I need to find the equations of motion for the following system.

enter image description here

If $x_1$ is $m_1$'s extension and $x_2$ is $m_2$'s, then, I feel like for $m_1$ we just need to consider $x_1$ giving $$m_1 a_1 = x_1 K_C + x_1 K _B$$ because unless the extensions in both the left and right spring isn't the same, $m_1$ won't remain horizontal,

And for $m_2$, we just need to consider $x_2$ and $x_1$ giving $$m_2 a_2 = K_B (x_2 - x_1) + K_A x_2$$ because both the upper and lower springs exert forces on $m_2$.

But sadly, this isn't correct as this gives all 0 normal modes. Any help on where I went wrong would be really appreciated.

  • $\begingroup$ In the first formula, the spring force of spring B is a function of $x_2$ as well. For example, the force in spring B would be larger if $x_2$ is 0, since the spring is stretched $\endgroup$
    – ROIMaison
    Sep 22, 2014 at 8:38
  • $\begingroup$ Does that mean it should be $m_1 a_1 = (K_C + K_B) x_1 + K_B x_2$? Is the second equation already correct? Thanks. $\endgroup$ Sep 22, 2014 at 8:42
  • $\begingroup$ It's the difference between $x_1$ and $x_2$ that's important for the spring force of $B$ (and for any spring that is ^^), as such, try writing it like $(x_1-x_2)$, or $(x_2-x_1)$, depending on your coordinate system, and see what equation comes out. $\endgroup$
    – ROIMaison
    Sep 22, 2014 at 8:50
  • $\begingroup$ Do you mean for all the springs above? Because that also gives all zero normal modes. $\endgroup$ Sep 22, 2014 at 9:05
  • $\begingroup$ The term in $x_1$ should come with a minus sign in the equation for $\ddot{x_1}=a_1$. The same for $x_2$ and $a_2$. Otherwise, your equation has no oscillating solution. Another point: the two masses are attached to the spring $B$. From Newton's laws, they must feel opposite forces from the spring. $\endgroup$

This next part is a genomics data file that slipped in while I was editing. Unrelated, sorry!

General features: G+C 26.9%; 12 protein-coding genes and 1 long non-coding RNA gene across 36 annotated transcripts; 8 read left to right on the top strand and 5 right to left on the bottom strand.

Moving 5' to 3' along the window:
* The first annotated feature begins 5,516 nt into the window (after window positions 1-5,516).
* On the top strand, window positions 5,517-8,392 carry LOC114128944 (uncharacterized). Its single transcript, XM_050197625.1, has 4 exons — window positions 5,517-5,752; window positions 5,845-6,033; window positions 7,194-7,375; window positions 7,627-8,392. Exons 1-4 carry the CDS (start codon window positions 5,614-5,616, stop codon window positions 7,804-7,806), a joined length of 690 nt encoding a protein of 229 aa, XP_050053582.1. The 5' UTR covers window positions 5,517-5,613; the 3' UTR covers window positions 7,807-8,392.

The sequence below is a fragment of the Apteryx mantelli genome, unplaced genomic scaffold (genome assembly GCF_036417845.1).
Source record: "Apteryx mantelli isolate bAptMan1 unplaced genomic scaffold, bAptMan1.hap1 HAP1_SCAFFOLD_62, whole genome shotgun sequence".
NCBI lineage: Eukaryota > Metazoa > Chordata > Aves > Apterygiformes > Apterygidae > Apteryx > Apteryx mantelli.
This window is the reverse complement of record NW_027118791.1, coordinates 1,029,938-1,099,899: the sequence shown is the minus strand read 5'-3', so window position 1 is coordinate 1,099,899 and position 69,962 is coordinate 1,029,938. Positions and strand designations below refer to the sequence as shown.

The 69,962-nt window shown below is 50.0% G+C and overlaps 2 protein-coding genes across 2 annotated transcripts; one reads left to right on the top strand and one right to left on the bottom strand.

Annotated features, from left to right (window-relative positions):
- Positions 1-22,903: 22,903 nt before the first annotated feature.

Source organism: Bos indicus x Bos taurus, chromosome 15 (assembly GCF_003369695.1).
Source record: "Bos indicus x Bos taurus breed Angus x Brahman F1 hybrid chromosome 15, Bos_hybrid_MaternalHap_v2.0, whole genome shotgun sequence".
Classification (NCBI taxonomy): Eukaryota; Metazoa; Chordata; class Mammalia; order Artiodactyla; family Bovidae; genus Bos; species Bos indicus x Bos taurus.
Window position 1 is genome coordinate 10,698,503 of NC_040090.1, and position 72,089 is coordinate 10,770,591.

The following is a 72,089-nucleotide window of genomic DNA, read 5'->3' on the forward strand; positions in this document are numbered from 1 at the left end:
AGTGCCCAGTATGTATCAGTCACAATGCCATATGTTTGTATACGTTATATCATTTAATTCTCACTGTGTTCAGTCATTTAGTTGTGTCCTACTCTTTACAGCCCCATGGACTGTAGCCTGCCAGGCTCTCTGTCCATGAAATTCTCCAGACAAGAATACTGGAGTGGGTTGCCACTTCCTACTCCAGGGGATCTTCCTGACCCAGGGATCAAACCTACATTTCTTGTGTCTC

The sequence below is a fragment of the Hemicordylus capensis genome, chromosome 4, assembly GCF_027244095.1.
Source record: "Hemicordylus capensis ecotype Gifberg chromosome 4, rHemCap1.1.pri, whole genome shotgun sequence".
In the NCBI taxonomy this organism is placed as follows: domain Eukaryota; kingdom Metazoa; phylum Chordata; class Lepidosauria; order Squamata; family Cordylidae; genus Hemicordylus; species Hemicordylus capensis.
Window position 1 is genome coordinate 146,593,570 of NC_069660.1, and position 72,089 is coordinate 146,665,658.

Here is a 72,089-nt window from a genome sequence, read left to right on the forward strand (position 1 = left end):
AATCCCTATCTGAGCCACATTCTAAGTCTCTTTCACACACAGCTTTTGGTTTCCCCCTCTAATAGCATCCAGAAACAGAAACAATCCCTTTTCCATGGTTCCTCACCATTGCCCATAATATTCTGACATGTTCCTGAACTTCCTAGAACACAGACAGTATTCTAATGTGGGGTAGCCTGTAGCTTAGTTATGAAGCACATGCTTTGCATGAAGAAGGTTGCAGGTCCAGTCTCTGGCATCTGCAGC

– Tom-Tom
    Sep 22, 2014 at 10:19

1 Answer 1


Too long for a comment, so in an answer:

Not all the springs are a function of $x_1$ and $x_2$, only spring $K_b$ is a function of both $x_1$ and $x_2$. Spring force is a function of how much a spring is stretched, e.g. how much difference er is between the beginning and the end of a spring, so $x_{begin}$-$x_{end}$ or $x_{top}$-$x_{bottom}$ for this case.

For spring A, the value of $x_{top}$ is fixed, so the spring force of A is a function of $x_{bottom}$ only, or in this case $x_2$. A similar reasoning can be applied to spring C, which only has a variable $x_{bottom}$, which is $x_1$. However, spring B has a moving $x_{top}$ and $x_{bottom}$, thus making this spring force a function of $x_2$ and $x_1$. You did recognize for your second equation, but failed to do so with the first equation. I have the feeling your making a mistake with positive and negative distances. Try to keep your coordinates consistent, and when in doubt, sanity check for physics. If, for example a mass moves, which direction will the spring force act? This is determined by the sign of the force in your equation.

  • $\begingroup$ That means, $a_2$ should be a function of $(x_2 - x_1)$ and $x_2$ with $K_B$ and $K_A$ respectively. And $a_1$ should be a function of $x_1$ with $K_C$ and of $(x_1 - x_2)$ with $K_B$. Is this correct? Thanks! $\endgroup$ Sep 22, 2014 at 16:17
  • $\begingroup$ It all depends on your coordinate system. What I usually do is to first define a coordinate system, say e.g. down is postive for both forces and distances, and the fixation is at $x$ is zero . The distances (and their differences) are then fixed completely, e.g. $K_a \cdot (x_2), K_c \cdot (x_1), K_b \cdot (x_1-x_2)$. Subsequently you can determine the sign of the values of the $K$'s. For example, if you increase $x_2$ (thus down) and keep the rest constant, what will happen to the force of spring $A$, which way will it point? This should agree with the value of $(K_a \cdot (x_2))$. $\endgroup$
    – ROIMaison
    Sep 23, 2014 at 5:53

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